Directed by: Charles Chaplin
Starring: Charles Chaplin, Paulette Goddard, Henry Bergman, Chester Conklin
Chaplin’s last silent film, Modern Times (1936), isn’t exactly a silent. People can be heard speaking, but only over mechanical or electrical devices like a radio, a videophone and a gramophone. Chaplin himself sings a nonsense song (in some cobbled together language) late in the film. And his last appearance as his “Little Tramp” character isn’t quite the Tramp, though it’s fair to say he becomes him over the course of the film — only to end by looking past the character to an unknown future. Chaplin plays a factory worker (though Chaplin admitted he had no idea what the factory was making) driven to a complete mental breakdown by an overdose of the dehumanized Modern Times. Upon his release from the hospital, he picks up a red flag that has fallen off a truck, only to accidentally find himself marching at the front of a communist demonstration that gets him in trouble with the law. (This image is part of what got him in trouble with the House Un-American Activities Committee down the road.) But the bulk of the film deals with his relationship with a runaway orphan girl (Paulette Goddard) and their constantly imperiled desire for a happy future. It’s a winning combination of social commentary and pathos, built around some of the most inspired comic set-pieces of Chaplin’s career. Is it his best film? Maybe. It’s certainly in the running as one of the top two or three.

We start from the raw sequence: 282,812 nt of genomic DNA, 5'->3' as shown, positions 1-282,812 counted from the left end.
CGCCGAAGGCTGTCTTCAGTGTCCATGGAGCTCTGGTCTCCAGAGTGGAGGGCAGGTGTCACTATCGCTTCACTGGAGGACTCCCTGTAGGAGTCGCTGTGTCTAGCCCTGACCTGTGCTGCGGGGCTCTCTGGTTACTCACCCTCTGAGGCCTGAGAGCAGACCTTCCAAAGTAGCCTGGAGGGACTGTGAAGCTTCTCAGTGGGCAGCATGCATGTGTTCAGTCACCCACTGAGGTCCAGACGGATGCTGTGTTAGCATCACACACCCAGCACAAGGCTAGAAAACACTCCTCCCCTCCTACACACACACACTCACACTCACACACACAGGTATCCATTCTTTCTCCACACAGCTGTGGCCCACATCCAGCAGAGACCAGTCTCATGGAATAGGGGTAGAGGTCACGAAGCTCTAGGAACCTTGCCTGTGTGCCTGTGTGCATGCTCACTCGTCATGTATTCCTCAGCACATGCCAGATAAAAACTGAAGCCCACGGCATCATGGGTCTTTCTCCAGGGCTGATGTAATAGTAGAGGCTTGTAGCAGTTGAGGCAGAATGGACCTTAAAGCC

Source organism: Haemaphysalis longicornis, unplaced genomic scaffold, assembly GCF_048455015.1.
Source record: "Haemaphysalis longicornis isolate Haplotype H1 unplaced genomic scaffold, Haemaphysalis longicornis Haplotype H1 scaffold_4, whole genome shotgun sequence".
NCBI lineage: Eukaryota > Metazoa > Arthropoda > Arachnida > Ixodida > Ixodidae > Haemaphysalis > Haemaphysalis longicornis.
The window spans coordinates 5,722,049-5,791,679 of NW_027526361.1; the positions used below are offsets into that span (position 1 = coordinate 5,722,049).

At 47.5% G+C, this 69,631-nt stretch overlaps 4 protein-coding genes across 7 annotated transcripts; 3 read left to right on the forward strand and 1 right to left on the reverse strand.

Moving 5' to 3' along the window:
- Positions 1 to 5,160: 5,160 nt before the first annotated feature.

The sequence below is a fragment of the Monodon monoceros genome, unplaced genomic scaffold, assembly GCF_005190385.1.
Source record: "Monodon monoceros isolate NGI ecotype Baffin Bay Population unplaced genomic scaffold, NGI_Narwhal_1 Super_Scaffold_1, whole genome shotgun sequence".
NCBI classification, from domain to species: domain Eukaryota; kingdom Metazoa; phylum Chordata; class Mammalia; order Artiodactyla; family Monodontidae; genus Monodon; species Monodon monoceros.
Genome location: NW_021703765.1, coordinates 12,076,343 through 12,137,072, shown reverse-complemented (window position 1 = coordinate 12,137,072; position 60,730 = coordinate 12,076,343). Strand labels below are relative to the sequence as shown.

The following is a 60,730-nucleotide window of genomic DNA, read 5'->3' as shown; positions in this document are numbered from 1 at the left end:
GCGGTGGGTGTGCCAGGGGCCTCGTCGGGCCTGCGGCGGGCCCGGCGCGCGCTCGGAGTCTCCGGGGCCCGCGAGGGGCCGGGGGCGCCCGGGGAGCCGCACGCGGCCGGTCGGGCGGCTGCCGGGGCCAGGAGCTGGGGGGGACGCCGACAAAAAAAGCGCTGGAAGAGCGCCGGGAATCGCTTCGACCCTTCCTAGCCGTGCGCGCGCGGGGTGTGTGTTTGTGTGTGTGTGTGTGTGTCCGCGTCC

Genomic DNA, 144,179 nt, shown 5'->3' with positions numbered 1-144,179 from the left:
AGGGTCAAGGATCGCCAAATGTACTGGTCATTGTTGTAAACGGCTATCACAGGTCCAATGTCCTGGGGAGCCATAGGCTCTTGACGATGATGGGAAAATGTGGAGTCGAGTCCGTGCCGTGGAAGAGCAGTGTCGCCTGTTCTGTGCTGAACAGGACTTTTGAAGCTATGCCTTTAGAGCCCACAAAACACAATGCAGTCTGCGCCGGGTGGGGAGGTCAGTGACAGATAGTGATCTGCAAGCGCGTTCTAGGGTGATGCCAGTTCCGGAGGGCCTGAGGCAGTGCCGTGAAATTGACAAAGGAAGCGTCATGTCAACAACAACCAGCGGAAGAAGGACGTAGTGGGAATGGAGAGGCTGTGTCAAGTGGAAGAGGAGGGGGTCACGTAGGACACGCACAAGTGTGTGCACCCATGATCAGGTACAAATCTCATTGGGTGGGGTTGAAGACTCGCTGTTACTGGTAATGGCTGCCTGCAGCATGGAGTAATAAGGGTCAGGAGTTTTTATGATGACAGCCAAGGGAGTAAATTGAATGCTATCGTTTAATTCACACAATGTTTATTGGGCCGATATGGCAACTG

In Brief: Charlie Chaplin’s last silent film is also the last appearance of his “Little Tramp” character — and it’s one of the best films he ever made. Here, Chaplin finds himself pitted against the tyranny of the modern world (of 1936) and all its various pitfalls — from literally becoming a cog in the machine, to being branded as something he’s not based on looks alone. Significant and deeply funny, it’s nothing short of a masterpiece of filmmaking.